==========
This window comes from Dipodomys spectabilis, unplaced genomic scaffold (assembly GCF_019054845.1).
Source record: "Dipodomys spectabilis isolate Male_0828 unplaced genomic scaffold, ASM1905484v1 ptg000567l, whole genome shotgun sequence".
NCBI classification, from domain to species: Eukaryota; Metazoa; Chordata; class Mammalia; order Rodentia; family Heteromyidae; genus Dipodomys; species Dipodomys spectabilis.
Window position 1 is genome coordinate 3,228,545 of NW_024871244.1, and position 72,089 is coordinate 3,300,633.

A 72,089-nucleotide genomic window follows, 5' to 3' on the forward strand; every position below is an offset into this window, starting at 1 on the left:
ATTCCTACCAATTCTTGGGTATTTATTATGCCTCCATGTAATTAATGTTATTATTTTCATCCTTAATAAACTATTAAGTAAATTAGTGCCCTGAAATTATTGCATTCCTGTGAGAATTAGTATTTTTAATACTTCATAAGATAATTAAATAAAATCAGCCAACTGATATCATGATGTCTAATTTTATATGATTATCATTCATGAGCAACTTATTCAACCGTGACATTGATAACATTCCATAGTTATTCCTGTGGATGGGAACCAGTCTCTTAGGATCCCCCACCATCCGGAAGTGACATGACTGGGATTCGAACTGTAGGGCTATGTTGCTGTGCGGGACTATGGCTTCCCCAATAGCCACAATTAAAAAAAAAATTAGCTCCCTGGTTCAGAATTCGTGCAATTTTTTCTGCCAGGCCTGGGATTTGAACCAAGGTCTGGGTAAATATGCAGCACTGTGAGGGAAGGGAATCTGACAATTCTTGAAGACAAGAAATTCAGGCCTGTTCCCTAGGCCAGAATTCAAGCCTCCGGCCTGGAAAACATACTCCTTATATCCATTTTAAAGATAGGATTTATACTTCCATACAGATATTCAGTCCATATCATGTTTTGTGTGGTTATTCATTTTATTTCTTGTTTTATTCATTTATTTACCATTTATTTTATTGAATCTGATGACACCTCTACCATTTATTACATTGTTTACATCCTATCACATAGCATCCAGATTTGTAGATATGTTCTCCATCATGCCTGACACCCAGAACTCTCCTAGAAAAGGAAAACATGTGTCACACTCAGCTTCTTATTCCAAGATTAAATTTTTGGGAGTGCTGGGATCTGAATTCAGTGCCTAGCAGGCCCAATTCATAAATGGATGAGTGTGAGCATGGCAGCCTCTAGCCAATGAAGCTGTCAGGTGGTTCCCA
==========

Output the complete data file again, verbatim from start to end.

This window comes from Dipodomys spectabilis, unplaced genomic scaffold (assembly GCF_019054845.1).
Source record: "Dipodomys spectabilis isolate Male_0828 unplaced genomic scaffold, ASM1905484v1 ptg000567l, whole genome shotgun sequence".
NCBI classification, from domain to species: Eukaryota; Metazoa; Chordata; class Mammalia; order Rodentia; family Heteromyidae; genus Dipodomys; species Dipodomys spectabilis.
Window position 1 is genome coordinate 3,228,545 of NW_024871244.1, and position 72,089 is coordinate 3,300,633.

A 72,089-nucleotide genomic window follows, 5' to 3' on the forward strand; every position below is an offset into this window, starting at 1 on the left:
ATTCCTACCAATTCTTGGGTATTTATTATGCCTCCATGTAATTAATGTTATTATTTTCATCCTTAATAAACTATTAAGTAAATTAGTGCCCTGAAATTATTGCATTCCTGTGAGAATTAGTATTTTTAATACTTCATAAGATAATTAAATAAAATCAGCCAACTGATATCATGATGTCTAATTTTATATGATTATCATTCATGAGCAACTTATTCAACCGTGACATTGATAACATTCCATAGTTATTCCTGTGGATGGGAACCAGTCTCTTAGGATCCCCCACCATCCGGAAGTGACATGACTGGGATTCGAACTGTAGGGCTATGTTGCTGTGCGGGACTATGGCTTCCCCAATAGCCACAATTAAAAAAAAAATTAGCTCCCTGGTTCAGAATTCGTGCAATTTTTTCTGCCAGGCCTGGGATTTGAACCAAGGTCTGGGTAAATATGCAGCACTGTGAGGGAAGGGAATCTGACAATTCTTGAAGACAAGAAATTCAGGCCTGTTCCCTAGGCCAGAATTCAAGCCTCCGGCCTGGAAAACATACTCCTTATATCCATTTTAAAGATAGGATTTATACTTCCATACAGATATTCAGTCCATATCATGTTTTGTGTGGTTATTCATTTTATTTCTTGTTTTATTCATTTATTTACCATTTATTTTATTGAATCTGATGACACCTCTACCATTTATTACATTGTTTACATCCTATCACATAGCATCCAGATTTGTAGATATGTTCTCCATCATGCCTGACACCCAGAACTCTCCTAGAAAAGGAAAACATGTGTCACACTCAGCTTCTTATTCCAAGATTAAATTTTTGGGAGTGCTGGGATCTGAATTCAGTGCCTAGCAGGCCCAATTCATAAATGGATGAGTGTGAGCATGGCAGCCTCTAGCCAATGAAGCTGTCAGGTGGTTCCCA